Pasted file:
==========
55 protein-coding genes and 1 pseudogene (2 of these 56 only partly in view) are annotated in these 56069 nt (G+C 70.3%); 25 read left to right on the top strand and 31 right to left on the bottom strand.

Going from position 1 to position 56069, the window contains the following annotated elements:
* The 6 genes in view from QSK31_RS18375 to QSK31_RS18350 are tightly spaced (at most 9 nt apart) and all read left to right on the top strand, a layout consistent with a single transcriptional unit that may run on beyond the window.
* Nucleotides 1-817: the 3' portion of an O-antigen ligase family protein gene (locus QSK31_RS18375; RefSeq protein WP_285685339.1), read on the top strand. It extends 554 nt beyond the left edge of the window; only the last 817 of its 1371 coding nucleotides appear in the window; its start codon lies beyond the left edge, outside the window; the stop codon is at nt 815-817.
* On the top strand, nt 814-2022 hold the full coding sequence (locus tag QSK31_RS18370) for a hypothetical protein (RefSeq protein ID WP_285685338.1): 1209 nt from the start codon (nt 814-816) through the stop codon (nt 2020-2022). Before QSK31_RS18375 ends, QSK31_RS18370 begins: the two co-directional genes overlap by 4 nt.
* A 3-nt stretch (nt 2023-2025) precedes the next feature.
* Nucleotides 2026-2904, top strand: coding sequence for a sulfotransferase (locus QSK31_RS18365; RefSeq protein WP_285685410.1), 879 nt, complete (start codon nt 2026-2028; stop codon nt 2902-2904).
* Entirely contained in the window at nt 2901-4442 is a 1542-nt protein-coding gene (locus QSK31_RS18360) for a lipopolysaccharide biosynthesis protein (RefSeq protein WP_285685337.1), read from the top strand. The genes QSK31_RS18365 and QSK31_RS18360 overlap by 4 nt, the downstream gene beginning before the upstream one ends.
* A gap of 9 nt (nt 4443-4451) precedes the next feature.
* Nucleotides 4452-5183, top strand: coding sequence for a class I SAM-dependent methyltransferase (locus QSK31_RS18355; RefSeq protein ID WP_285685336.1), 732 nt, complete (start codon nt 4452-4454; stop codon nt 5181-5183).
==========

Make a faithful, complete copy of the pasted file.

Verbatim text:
55 protein-coding genes and 1 pseudogene (2 of these 56 only partly in view) are annotated in these 56069 nt (G+C 70.3%); 25 read left to right on the top strand and 31 right to left on the bottom strand.

Going from position 1 to position 56069, the window contains the following annotated elements:
* The 6 genes in view from QSK31_RS18375 to QSK31_RS18350 are tightly spaced (at most 9 nt apart) and all read left to right on the top strand, a layout consistent with a single transcriptional unit that may run on beyond the window.
* Nucleotides 1-817: the 3' portion of an O-antigen ligase family protein gene (locus QSK31_RS18375; RefSeq protein WP_285685339.1), read on the top strand. It extends 554 nt beyond the left edge of the window; only the last 817 of its 1371 coding nucleotides appear in the window; its start codon lies beyond the left edge, outside the window; the stop codon is at nt 815-817.
* On the top strand, nt 814-2022 hold the full coding sequence (locus tag QSK31_RS18370) for a hypothetical protein (RefSeq protein ID WP_285685338.1): 1209 nt from the start codon (nt 814-816) through the stop codon (nt 2020-2022). Before QSK31_RS18375 ends, QSK31_RS18370 begins: the two co-directional genes overlap by 4 nt.
* A 3-nt stretch (nt 2023-2025) precedes the next feature.
* Nucleotides 2026-2904, top strand: coding sequence for a sulfotransferase (locus QSK31_RS18365; RefSeq protein WP_285685410.1), 879 nt, complete (start codon nt 2026-2028; stop codon nt 2902-2904).
* Entirely contained in the window at nt 2901-4442 is a 1542-nt protein-coding gene (locus QSK31_RS18360) for a lipopolysaccharide biosynthesis protein (RefSeq protein WP_285685337.1), read from the top strand. The genes QSK31_RS18365 and QSK31_RS18360 overlap by 4 nt, the downstream gene beginning before the upstream one ends.
* A gap of 9 nt (nt 4443-4451) precedes the next feature.
* Nucleotides 4452-5183, top strand: coding sequence for a class I SAM-dependent methyltransferase (locus QSK31_RS18355; RefSeq protein ID WP_285685336.1), 732 nt, complete (start codon nt 4452-4454; stop codon nt 5181-5183).